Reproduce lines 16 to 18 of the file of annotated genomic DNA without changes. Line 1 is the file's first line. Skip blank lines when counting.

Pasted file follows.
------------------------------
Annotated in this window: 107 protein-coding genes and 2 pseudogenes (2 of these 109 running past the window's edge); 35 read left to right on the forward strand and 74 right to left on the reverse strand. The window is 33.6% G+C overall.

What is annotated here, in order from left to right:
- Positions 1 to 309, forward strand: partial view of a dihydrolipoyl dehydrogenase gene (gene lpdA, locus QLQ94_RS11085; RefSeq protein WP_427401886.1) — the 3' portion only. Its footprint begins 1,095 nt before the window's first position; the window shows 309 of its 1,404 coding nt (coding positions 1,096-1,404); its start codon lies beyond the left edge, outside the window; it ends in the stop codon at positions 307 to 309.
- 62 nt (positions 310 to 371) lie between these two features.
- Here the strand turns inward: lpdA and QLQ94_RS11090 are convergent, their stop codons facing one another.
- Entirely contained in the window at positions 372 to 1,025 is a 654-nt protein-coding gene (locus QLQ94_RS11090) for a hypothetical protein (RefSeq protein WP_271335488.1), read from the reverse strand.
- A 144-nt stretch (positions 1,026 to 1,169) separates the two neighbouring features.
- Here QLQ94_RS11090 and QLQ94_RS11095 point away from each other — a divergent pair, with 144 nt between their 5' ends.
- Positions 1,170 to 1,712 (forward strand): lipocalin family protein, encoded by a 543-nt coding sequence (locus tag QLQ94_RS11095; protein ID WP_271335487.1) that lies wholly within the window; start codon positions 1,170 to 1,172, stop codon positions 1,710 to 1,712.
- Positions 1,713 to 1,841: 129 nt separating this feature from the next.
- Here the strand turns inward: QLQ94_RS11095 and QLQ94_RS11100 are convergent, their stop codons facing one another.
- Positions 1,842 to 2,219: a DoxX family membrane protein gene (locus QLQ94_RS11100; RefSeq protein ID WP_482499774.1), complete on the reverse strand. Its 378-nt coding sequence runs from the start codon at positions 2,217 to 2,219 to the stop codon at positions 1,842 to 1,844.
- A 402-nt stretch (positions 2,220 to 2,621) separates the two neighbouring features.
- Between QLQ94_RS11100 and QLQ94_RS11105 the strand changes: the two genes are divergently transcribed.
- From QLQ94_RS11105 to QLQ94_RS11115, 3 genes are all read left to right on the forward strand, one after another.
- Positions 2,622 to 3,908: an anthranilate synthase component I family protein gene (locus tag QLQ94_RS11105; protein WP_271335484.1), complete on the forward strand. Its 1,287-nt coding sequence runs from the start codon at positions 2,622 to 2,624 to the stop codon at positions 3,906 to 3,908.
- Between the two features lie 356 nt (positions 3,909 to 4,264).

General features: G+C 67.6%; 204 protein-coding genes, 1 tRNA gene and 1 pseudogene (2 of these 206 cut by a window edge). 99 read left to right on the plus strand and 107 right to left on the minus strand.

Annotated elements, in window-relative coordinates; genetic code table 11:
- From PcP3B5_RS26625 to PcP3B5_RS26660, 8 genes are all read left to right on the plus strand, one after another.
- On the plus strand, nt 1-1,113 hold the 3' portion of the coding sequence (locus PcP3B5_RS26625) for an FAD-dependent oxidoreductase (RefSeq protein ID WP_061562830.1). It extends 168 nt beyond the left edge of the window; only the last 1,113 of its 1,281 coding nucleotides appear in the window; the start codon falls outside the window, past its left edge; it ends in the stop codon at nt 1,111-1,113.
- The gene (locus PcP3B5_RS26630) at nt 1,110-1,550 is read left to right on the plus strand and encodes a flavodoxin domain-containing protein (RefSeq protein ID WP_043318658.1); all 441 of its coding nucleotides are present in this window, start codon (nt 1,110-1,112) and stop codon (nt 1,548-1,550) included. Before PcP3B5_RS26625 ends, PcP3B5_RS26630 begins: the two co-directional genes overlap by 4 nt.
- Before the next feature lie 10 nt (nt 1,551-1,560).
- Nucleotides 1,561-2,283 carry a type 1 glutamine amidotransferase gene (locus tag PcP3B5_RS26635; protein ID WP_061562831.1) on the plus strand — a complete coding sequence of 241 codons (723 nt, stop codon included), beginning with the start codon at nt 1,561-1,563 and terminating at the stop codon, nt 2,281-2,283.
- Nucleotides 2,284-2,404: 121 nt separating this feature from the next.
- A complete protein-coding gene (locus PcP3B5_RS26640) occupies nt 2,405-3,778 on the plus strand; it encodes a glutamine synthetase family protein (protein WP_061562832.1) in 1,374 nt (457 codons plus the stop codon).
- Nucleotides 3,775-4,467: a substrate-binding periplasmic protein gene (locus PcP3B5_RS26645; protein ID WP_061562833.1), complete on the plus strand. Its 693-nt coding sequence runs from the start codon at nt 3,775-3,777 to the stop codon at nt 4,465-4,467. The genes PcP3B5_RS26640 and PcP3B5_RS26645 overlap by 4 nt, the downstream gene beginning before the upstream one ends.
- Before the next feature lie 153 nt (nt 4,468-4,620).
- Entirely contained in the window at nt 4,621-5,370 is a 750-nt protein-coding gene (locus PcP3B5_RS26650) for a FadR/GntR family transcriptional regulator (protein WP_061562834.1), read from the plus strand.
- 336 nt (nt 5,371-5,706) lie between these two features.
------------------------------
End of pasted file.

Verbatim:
- Positions 2,622 to 3,908: an anthranilate synthase component I family protein gene (locus tag QLQ94_RS11105; protein WP_271335484.1), complete on the forward strand. Its 1,287-nt coding sequence runs from the start codon at positions 2,622 to 2,624 to the stop codon at positions 3,906 to 3,908.
- Between the two features lie 356 nt (positions 3,909 to 4,264).

General features: G+C 67.6%; 204 protein-coding genes, 1 tRNA gene and 1 pseudogene (2 of these 206 cut by a window edge). 99 read left to right on the plus strand and 107 right to left on the minus strand.